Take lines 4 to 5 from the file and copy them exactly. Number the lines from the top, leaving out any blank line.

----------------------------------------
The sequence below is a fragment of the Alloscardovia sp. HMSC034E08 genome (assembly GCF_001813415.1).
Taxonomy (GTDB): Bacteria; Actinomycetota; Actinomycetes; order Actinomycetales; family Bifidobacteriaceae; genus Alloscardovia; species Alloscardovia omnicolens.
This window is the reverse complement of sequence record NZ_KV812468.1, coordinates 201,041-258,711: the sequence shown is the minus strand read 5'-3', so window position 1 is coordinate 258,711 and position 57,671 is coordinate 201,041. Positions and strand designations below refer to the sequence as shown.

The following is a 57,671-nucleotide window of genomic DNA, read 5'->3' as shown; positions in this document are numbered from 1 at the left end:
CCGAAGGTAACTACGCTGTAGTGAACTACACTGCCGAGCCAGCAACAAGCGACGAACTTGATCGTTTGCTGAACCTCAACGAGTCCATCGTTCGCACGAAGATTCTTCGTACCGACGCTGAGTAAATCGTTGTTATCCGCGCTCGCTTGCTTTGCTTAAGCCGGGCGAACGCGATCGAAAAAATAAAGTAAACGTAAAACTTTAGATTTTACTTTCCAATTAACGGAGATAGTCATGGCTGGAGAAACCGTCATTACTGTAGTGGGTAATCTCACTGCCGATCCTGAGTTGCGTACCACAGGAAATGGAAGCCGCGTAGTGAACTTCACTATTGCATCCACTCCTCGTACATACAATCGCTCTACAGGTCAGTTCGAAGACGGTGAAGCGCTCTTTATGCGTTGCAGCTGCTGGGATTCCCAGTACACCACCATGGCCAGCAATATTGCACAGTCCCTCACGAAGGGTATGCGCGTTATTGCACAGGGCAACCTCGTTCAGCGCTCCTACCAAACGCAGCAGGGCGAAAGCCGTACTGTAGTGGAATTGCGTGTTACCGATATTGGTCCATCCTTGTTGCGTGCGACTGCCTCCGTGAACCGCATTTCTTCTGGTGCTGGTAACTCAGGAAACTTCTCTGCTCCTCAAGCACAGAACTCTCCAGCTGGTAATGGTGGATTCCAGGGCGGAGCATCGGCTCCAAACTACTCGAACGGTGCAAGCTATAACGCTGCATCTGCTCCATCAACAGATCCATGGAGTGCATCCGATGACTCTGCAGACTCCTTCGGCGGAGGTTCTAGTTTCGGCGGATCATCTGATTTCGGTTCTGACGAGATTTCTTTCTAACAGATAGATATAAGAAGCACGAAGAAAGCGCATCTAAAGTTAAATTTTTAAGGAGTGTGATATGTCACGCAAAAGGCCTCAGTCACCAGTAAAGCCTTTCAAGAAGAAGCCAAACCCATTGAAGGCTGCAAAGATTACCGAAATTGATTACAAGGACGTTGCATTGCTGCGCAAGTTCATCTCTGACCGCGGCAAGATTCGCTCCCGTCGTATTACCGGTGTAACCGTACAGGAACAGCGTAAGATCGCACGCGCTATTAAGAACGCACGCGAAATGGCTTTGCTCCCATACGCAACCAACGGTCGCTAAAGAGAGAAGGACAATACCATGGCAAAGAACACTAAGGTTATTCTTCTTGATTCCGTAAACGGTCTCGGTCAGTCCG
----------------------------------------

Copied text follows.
The following is a 57,671-nucleotide window of genomic DNA, read 5'->3' as shown; positions in this document are numbered from 1 at the left end:
CCGAAGGTAACTACGCTGTAGTGAACTACACTGCCGAGCCAGCAACAAGCGACGAACTTGATCGTTTGCTGAACCTCAACGAGTCCATCGTTCGCACGAAGATTCTTCGTACCGACGCTGAGTAAATCGTTGTTATCCGCGCTCGCTTGCTTTGCTTAAGCCGGGCGAACGCGATCGAAAAAATAAAGTAAACGTAAAACTTTAGATTTTACTTTCCAATTAACGGAGATAGTCATGGCTGGAGAAACCGTCATTACTGTAGTGGGTAATCTCACTGCCGATCCTGAGTTGCGTACCACAGGAAATGGAAGCCGCGTAGTGAACTTCACTATTGCATCCACTCCTCGTACATACAATCGCTCTACAGGTCAGTTCGAAGACGGTGAAGCGCTCTTTATGCGTTGCAGCTGCTGGGATTCCCAGTACACCACCATGGCCAGCAATATTGCACAGTCCCTCACGAAGGGTATGCGCGTTATTGCACAGGGCAACCTCGTTCAGCGCTCCTACCAAACGCAGCAGGGCGAAAGCCGTACTGTAGTGGAATTGCGTGTTACCGATATTGGTCCATCCTTGTTGCGTGCGACTGCCTCCGTGAACCGCATTTCTTCTGGTGCTGGTAACTCAGGAAACTTCTCTGCTCCTCAAGCACAGAACTCTCCAGCTGGTAATGGTGGATTCCAGGGCGGAGCATCGGCTCCAAACTACTCGAACGGTGCAAGCTATAACGCTGCATCTGCTCCATCAACAGATCCATGGAGTGCATCCGATGACTCTGCAGACTCCTTCGGCGGAGGTTCTAGTTTCGGCGGATCATCTGATTTCGGTTCTGACGAGATTTCTTTCTAACAGATAGATATAAGAAGCACGAAGAAAGCGCATCTAAAGTTAAATTTTTAAGGAGTGTGATATGTCACGCAAAAGGCCTCAGTCACCAGTAAAGCCTTTCAAGAAGAAGCCAAACCCATTGAAGGCTGCAAAGATTACCGAAATTGATTACAAGGACGTTGCATTGCTGCGCAAGTTCATCTCTGACCGCGGCAAGATTCGCTCCCGTCGTATTACCGGTGTAACCGTACAGGAACAGCGTAAGATCGCACGCGCTATTAAGAACGCACGCGAAATGGCTTTGCTCCCATACGCAACCAACGGTCGCTAAAGAGAGAAGGACAATACCATGGCAAAGAACACTAAGGTTATTCTTCTTGATTCCGTAAACGGTCTCGGTCAGTCCG